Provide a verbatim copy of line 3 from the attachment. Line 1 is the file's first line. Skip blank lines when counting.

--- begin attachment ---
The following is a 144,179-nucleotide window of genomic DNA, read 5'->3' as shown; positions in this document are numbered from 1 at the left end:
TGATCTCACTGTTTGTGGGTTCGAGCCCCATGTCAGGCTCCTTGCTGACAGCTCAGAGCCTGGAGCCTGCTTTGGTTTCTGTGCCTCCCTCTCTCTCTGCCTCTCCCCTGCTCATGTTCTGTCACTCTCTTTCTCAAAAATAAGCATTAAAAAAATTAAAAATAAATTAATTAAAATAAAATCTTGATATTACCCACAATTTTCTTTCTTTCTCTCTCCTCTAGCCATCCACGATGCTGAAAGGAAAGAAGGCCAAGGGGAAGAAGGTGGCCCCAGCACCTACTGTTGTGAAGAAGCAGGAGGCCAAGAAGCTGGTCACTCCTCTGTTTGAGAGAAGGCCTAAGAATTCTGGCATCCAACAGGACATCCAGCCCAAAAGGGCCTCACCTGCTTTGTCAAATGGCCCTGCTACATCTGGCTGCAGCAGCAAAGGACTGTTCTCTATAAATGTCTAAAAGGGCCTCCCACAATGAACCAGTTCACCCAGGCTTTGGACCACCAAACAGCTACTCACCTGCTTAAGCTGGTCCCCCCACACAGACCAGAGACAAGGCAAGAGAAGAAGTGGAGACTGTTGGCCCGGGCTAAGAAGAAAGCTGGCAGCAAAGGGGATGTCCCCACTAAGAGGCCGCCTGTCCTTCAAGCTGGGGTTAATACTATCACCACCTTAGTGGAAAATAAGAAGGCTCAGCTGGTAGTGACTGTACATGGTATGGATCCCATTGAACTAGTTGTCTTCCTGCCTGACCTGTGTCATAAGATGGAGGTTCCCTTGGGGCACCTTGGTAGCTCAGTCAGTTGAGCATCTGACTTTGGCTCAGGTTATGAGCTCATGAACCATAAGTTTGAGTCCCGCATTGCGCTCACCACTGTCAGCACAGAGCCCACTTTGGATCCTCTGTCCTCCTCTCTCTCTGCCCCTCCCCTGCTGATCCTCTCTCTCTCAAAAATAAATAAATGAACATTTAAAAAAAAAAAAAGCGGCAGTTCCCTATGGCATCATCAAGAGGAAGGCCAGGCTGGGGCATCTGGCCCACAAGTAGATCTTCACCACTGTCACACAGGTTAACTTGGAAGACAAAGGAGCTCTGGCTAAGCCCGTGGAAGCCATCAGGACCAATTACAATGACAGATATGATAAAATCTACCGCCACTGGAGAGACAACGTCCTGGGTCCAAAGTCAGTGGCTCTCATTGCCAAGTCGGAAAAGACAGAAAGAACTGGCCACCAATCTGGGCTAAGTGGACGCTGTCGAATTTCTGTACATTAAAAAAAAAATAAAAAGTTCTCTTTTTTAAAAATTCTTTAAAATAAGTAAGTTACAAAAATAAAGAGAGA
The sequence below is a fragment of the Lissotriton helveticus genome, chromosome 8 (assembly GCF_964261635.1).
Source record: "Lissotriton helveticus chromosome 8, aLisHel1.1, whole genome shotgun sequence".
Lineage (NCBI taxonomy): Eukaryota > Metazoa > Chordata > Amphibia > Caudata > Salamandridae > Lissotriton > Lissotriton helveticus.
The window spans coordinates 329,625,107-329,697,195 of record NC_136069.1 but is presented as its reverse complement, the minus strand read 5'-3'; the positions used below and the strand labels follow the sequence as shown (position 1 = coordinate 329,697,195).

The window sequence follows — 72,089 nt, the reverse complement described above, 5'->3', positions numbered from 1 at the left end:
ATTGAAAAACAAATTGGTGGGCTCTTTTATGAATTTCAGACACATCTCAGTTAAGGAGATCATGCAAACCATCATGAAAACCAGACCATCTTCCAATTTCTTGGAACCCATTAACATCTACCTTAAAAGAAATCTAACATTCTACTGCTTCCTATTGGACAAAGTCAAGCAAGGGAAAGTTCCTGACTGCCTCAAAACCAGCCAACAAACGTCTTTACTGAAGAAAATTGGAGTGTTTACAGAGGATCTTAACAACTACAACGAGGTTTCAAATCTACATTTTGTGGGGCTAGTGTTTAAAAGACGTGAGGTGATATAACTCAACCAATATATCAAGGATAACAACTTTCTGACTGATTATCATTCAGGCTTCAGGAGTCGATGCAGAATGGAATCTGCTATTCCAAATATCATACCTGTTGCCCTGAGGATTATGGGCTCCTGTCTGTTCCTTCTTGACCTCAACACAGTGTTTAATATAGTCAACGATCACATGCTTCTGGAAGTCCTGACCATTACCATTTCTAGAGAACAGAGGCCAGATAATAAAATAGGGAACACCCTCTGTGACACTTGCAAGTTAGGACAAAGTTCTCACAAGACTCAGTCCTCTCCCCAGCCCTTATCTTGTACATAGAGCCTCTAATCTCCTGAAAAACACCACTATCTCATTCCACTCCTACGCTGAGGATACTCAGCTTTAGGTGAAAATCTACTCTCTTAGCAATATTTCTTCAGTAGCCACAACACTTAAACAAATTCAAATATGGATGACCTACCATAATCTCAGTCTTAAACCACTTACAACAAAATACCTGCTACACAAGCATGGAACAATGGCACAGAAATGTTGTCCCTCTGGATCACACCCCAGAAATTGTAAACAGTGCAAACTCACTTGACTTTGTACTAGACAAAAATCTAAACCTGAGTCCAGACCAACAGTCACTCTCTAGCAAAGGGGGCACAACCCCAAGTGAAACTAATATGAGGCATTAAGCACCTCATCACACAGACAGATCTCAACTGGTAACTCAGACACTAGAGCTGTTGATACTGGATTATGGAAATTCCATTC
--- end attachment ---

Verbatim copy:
The sequence below is a fragment of the Lissotriton helveticus genome, chromosome 8 (assembly GCF_964261635.1).